Comments

  1. Laura Carriker says:

    I cannot wait to see this project air. Hard work, dedication and courage went into making it. Bravo to producer Claudia Rizzi!!!

  2. Laura Carriker says:

    and congrats to the other producers on the team!!!

  3. Ethel Shank says:

    When and where will these programs be aired. One source had it listed as 3:00 AM, not a good time for working people.

    • Rosie duPont says:

      Airtime is at 10 PM EST. Check your local PBS listings here: http://www.pbs.org/tv_schedules/

      Unfortunately, it is not being carried in certain places. If you can’t watch it tonight, it will be available for streaming here, the day after it airs. Thank you for your patience!

      Rosie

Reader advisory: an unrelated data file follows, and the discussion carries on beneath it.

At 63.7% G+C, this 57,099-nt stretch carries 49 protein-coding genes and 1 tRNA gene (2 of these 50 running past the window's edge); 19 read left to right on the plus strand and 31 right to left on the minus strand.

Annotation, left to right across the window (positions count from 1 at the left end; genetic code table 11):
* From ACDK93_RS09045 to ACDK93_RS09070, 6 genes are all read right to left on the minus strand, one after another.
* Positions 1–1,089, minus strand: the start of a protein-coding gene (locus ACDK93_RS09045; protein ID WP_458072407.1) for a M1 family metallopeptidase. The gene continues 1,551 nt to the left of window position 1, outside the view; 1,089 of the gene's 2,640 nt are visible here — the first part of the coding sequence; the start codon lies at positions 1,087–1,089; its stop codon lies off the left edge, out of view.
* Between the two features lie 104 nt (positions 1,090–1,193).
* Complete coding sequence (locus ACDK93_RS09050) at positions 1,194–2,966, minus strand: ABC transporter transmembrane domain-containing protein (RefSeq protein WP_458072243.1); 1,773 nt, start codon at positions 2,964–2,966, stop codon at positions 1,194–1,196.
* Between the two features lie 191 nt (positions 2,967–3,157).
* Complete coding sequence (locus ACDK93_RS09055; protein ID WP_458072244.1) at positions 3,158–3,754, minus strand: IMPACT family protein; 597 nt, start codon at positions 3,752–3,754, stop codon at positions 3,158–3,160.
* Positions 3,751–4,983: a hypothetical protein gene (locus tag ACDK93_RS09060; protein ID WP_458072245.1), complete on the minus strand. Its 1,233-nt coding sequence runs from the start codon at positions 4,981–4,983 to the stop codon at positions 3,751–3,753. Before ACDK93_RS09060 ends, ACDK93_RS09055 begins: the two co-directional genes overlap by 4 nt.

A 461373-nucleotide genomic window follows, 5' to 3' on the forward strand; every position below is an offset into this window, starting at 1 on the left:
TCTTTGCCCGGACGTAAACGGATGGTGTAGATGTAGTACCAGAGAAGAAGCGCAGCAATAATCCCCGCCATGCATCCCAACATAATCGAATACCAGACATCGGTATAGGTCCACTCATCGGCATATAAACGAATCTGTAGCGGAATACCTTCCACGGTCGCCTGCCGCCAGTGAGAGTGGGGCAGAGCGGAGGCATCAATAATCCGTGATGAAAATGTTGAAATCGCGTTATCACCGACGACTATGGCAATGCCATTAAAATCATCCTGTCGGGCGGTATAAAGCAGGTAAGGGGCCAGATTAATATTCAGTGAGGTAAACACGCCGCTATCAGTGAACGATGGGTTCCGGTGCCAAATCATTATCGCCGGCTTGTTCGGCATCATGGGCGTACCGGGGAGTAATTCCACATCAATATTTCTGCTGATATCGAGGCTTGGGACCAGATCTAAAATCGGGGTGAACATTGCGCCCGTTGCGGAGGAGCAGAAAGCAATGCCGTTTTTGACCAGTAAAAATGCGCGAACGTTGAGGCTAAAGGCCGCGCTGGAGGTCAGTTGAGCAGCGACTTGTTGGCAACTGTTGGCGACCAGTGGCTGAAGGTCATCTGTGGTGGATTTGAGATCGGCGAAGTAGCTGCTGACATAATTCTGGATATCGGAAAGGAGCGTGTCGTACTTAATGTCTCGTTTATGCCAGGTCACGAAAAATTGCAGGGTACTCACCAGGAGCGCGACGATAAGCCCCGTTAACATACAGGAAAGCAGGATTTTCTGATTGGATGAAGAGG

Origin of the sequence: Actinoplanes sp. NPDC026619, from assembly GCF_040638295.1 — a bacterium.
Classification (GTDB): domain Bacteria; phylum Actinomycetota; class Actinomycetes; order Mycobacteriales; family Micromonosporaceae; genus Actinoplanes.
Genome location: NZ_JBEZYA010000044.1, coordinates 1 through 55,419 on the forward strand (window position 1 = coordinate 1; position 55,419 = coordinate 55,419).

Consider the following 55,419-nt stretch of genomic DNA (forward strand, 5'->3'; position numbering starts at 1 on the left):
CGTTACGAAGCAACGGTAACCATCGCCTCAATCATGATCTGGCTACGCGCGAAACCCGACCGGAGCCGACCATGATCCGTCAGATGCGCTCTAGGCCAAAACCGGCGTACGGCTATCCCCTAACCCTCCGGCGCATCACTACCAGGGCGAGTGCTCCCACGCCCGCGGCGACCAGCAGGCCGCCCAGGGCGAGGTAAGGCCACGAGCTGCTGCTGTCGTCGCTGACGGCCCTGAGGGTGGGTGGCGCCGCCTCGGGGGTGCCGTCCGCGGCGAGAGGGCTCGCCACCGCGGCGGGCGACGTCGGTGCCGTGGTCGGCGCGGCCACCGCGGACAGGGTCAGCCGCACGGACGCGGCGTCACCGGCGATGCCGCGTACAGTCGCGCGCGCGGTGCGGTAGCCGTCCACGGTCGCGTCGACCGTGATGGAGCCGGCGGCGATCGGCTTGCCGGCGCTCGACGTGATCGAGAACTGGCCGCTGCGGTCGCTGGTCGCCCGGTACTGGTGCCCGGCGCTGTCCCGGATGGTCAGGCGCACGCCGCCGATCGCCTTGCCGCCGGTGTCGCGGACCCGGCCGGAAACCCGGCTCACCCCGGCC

• Judy Pearson says:

        As a student of women’s courage in the midst of a book on the subject, I LOVE this series. However, I missed last night. Can’t seem to find where on the site I can watch it. Can you help? Thanks much. Hope to meet all of you at a future event!

  4. Sarah says:

    Airtime??? Have been on your site 15 minutes and have not found. Tuesdays….but when.

    • Rosie duPont says:

      Airtime is at 10 PM EST, but you have to check your local PBS listings here: http://www.pbs.org/tv_schedules/

      Unfortunately, it is not carried in certain places (a loss!) but if you can’t watch it tonight, it will be available for streaming on this website the day after it airs. Thank you for your patience!

      Rosie

  5. historyright says:

    The program fails to even mention the progress in women’s rights and modernization made in Afghanistan during the 1980-s by USSR-supported government (http://en.wikipedia.org/wiki/Women's_rights_in_Afghanistan): “..Throughout the 1970s and 1980s … Afghanistan made significant advances towards modernization. Minorities of women were able to hold jobs as scientists, teachers, doctors, and civil servants and had a considerable amount of freedom with significant educational opportunities…”